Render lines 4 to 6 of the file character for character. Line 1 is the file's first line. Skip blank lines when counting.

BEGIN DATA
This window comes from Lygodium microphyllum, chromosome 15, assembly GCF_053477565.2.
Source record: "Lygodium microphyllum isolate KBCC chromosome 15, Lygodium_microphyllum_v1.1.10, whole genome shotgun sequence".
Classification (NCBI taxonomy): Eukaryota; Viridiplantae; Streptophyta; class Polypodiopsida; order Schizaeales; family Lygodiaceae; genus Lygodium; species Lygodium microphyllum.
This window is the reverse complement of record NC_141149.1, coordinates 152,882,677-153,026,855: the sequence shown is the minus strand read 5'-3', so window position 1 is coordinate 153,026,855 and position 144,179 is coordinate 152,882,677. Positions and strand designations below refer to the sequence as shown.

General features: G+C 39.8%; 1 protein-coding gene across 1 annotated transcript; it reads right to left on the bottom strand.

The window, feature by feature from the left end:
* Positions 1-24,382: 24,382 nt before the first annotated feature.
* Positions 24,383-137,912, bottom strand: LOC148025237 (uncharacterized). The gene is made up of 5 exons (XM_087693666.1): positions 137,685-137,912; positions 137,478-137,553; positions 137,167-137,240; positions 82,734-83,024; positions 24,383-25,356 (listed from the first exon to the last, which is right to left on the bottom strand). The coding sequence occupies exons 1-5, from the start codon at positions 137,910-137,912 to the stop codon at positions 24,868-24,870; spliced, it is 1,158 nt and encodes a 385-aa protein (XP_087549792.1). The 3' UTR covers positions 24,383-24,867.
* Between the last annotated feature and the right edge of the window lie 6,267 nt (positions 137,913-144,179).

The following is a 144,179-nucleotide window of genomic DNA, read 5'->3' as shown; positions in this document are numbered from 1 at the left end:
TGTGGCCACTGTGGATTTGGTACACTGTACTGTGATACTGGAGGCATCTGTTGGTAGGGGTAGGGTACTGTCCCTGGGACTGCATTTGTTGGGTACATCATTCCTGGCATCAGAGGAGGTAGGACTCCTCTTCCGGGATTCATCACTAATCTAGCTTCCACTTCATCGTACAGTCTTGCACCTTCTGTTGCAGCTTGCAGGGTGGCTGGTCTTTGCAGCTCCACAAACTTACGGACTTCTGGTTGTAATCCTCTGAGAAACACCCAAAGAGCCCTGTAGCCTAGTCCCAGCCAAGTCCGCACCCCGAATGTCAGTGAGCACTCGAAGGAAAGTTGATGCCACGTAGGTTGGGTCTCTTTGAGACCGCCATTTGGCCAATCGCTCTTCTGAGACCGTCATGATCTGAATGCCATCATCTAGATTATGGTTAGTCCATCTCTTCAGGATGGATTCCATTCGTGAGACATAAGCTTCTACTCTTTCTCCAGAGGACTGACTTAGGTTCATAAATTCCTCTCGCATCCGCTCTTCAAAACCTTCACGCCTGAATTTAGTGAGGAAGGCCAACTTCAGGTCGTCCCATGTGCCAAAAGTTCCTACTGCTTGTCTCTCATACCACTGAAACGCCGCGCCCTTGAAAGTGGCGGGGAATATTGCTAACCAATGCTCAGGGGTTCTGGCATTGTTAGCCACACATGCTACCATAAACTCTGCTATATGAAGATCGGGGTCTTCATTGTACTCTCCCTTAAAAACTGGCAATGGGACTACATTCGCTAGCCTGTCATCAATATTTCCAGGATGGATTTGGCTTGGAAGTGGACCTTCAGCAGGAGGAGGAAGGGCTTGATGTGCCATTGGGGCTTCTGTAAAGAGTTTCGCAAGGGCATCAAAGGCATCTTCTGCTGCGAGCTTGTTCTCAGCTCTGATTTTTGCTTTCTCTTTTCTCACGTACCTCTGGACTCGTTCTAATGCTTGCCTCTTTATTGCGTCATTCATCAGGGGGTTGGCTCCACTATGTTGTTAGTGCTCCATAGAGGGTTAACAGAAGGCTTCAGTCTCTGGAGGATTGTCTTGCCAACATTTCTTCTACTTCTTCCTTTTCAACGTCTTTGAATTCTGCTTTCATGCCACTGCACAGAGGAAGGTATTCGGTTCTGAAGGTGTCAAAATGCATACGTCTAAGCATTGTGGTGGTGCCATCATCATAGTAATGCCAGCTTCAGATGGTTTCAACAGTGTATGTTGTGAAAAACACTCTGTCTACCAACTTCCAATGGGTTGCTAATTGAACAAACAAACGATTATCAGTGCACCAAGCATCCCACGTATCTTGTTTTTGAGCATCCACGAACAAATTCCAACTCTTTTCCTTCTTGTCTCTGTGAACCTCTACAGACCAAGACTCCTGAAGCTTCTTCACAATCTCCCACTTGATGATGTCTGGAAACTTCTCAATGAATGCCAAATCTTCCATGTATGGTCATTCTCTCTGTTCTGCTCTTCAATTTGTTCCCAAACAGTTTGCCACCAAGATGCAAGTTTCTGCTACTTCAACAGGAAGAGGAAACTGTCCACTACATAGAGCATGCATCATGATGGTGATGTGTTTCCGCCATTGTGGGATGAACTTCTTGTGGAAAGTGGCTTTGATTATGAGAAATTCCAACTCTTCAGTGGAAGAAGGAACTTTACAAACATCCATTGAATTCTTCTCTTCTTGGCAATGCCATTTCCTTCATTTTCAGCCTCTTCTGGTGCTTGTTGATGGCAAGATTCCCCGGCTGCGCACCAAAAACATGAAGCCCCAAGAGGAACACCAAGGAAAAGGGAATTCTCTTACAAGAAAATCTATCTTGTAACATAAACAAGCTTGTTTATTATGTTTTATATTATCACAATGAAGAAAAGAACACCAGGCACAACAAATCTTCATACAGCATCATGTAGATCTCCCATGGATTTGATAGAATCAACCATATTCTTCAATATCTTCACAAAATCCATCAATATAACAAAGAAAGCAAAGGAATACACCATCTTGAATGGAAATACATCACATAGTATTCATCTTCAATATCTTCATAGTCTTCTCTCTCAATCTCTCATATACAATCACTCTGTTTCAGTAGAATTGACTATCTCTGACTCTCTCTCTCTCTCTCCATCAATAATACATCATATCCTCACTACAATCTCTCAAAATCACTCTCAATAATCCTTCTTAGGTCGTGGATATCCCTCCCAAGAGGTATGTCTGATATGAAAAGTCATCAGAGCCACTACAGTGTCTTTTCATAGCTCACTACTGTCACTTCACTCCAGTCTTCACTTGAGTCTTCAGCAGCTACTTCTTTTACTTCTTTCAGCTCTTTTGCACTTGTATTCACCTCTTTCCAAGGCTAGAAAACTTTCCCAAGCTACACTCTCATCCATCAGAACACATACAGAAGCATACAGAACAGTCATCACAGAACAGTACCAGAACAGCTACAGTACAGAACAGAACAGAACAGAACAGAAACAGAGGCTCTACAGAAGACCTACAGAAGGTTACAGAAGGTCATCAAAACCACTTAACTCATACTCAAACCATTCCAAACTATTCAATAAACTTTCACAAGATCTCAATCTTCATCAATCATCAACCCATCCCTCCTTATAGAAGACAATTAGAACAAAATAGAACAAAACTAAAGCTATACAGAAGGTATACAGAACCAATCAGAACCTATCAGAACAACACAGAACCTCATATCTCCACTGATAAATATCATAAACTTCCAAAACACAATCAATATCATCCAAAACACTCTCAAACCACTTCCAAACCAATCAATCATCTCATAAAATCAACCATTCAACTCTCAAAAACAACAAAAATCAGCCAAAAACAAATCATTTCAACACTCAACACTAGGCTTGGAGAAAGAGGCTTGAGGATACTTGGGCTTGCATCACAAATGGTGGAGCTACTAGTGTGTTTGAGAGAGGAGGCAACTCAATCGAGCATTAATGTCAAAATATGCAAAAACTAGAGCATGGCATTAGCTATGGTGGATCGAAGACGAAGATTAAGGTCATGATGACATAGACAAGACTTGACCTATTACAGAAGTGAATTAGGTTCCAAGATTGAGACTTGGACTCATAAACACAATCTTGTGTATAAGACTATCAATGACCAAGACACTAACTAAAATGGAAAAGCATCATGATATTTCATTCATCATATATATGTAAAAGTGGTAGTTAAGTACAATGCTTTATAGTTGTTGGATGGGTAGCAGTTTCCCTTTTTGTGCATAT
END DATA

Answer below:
This window is the reverse complement of record NC_141149.1, coordinates 152,882,677-153,026,855: the sequence shown is the minus strand read 5'-3', so window position 1 is coordinate 153,026,855 and position 144,179 is coordinate 152,882,677. Positions and strand designations below refer to the sequence as shown.

General features: G+C 39.8%; 1 protein-coding gene across 1 annotated transcript; it reads right to left on the bottom strand.

The window, feature by feature from the left end: